Ways to Raise Kind People

Mixed among the many joyful thoughts in my mind when I learned we were expecting were fearful ones like:

“Who said we could do this?”

“There’s so much more that I need to learn” and

“But wait, the world isn’t the way I want it to be yet.”

It is not that many of the common narratives I hear about the joys of parenthood are completely void of truth, as much as they often lack the acknowledgement of structures of oppression and the many ways that people with marginalized identities experience parenthood differently.

As the date of our child’s birth gets closer, I consider the reality that in America, Black children don’t get to be children. Not for very long.

I think about the time when I learned that one of my nieces who was under 4 years old at the time had already internalized a fear of the police. I wonder to myself, “how soon is too soon?” At what age does the perception of Black children shift from being seen as innocent babies to the false characterization of the monster; of the problem to be solved that is so commonly reflected in the ways they are treated in society?

At times I worry that even as I resist it, I’ve been breathing in the air of the toxicity created by white supremacy for too long. I struggle with the thought of how much to tell them so that they have what they need to be aware and survive through this system, and how much to hold back so that I do not diminish their outlook and feelings of agency. I resolve to keep in mind that there may be expiration dates to the frameworks I currently hold, and that they might over time develop a new path that I might not get to due to my over exposure. These thoughts aren’t going away for me any time soon, and they just serve as one example of how it is impossible to talk about an experience in meaningful ways without acknowledging that people and groups are situated differently.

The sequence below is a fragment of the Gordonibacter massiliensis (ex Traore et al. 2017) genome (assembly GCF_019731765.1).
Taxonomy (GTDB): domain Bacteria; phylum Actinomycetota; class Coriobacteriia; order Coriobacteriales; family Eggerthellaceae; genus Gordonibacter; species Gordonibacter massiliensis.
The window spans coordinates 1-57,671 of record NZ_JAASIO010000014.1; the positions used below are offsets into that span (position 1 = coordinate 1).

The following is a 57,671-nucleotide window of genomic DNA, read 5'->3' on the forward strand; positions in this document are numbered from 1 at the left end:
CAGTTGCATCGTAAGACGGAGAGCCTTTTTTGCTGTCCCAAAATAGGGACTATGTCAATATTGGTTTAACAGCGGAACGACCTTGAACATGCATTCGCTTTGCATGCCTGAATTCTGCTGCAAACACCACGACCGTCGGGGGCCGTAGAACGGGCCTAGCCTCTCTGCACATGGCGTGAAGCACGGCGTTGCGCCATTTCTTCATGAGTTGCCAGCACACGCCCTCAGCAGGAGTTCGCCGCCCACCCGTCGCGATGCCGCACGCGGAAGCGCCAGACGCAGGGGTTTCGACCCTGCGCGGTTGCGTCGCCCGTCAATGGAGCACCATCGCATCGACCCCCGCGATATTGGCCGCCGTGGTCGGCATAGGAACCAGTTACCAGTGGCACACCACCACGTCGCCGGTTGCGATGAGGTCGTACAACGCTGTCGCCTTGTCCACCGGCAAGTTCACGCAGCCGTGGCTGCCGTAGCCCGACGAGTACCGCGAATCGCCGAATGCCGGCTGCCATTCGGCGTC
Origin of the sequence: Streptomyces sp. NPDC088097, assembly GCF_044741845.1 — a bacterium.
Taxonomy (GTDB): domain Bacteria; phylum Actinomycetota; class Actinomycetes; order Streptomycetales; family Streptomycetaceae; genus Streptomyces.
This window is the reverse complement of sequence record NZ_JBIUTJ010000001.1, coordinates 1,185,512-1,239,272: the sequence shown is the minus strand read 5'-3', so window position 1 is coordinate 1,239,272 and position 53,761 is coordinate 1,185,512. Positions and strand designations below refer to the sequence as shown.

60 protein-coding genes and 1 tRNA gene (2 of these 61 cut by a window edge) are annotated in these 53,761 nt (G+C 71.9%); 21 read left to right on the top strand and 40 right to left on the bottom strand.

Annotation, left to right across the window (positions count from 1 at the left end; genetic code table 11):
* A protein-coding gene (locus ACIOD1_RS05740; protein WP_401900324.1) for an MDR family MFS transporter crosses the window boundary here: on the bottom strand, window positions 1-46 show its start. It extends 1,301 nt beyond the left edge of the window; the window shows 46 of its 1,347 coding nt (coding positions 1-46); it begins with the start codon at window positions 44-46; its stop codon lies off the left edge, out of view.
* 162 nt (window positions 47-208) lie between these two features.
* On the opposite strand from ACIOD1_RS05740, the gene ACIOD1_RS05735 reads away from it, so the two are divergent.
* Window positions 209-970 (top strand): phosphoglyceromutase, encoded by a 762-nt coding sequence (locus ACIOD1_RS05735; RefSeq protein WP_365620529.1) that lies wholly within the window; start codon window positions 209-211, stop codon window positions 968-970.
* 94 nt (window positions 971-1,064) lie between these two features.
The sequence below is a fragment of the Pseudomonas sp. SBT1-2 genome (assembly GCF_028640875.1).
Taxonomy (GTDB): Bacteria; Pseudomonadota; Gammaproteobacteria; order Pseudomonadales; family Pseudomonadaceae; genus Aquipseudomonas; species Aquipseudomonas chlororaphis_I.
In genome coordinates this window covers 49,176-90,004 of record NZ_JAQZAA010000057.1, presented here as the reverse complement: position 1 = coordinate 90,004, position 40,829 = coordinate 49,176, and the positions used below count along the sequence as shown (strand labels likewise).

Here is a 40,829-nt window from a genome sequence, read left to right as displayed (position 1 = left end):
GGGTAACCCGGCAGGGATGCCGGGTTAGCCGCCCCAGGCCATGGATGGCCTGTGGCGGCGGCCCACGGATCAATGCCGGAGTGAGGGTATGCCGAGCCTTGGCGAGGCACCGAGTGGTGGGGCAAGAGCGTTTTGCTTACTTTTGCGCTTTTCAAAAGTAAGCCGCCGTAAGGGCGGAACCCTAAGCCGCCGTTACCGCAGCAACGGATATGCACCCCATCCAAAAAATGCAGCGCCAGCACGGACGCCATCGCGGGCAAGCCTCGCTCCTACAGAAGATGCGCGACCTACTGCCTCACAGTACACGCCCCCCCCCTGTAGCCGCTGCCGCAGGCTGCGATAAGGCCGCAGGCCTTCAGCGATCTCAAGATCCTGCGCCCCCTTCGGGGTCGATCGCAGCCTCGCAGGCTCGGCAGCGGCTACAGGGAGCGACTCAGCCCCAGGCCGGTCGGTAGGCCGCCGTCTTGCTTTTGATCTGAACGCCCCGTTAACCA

In a broader context, I wonder about how to raise a person that is empathetic, attentive to others, who understands how the ways they are situated and resists both internalizing the self-hatred that the oppression of their marginalized identities is intended to foster, as well as resisting the internalized patterns and expectations of power that the privileging of their dominant identities is intended to foster, among other questions.

Now, in no way is demeanor the thing that is going to solve all the structural concerns I have and answer my questions, but when I honestly shared some of these thoughts (fears really) with other social justice workers at a retreat, I was advised by one parent of color to focus on raising kind people.

“If you focus on raising kind people, some of that stuff tends to work out.”

So I took it to social media to see what folks thought, and I’d like to share some of the responses here.

“Be a kind person.”

–Lauren


“In other words, be you…They are always watching.”

–Dalton


“I am not a parent, and no idea of how effective it is, but working with kids I found it really helpful to talk about empathy and taking others’ point of view….really understanding and trying to make space for them.”

–Anum


“By showing it and setting an example. Plus teaching them and explaining “why” instead of using the “because I said so” line.”

–Ariel


“By setting the example. My child hears everything! They say and do what we show them. We talk about loving yourself and having good character (tell the truth, be respectful, do the right thing.). I also watch what they watch. Some of these cartoons are bad examples (bullying, gossiping, rudeness, unfair play).”

–Angela


“Mind the little things. Hold them accountable, follow through.”

–Eric


“Simplified:

1. Role model.

2. Constant unpacking of examples both of kindness in action and how we could make other choices to be kind.

3. When they are older speak ALOT about character and how that reflects who you are.”

–Christine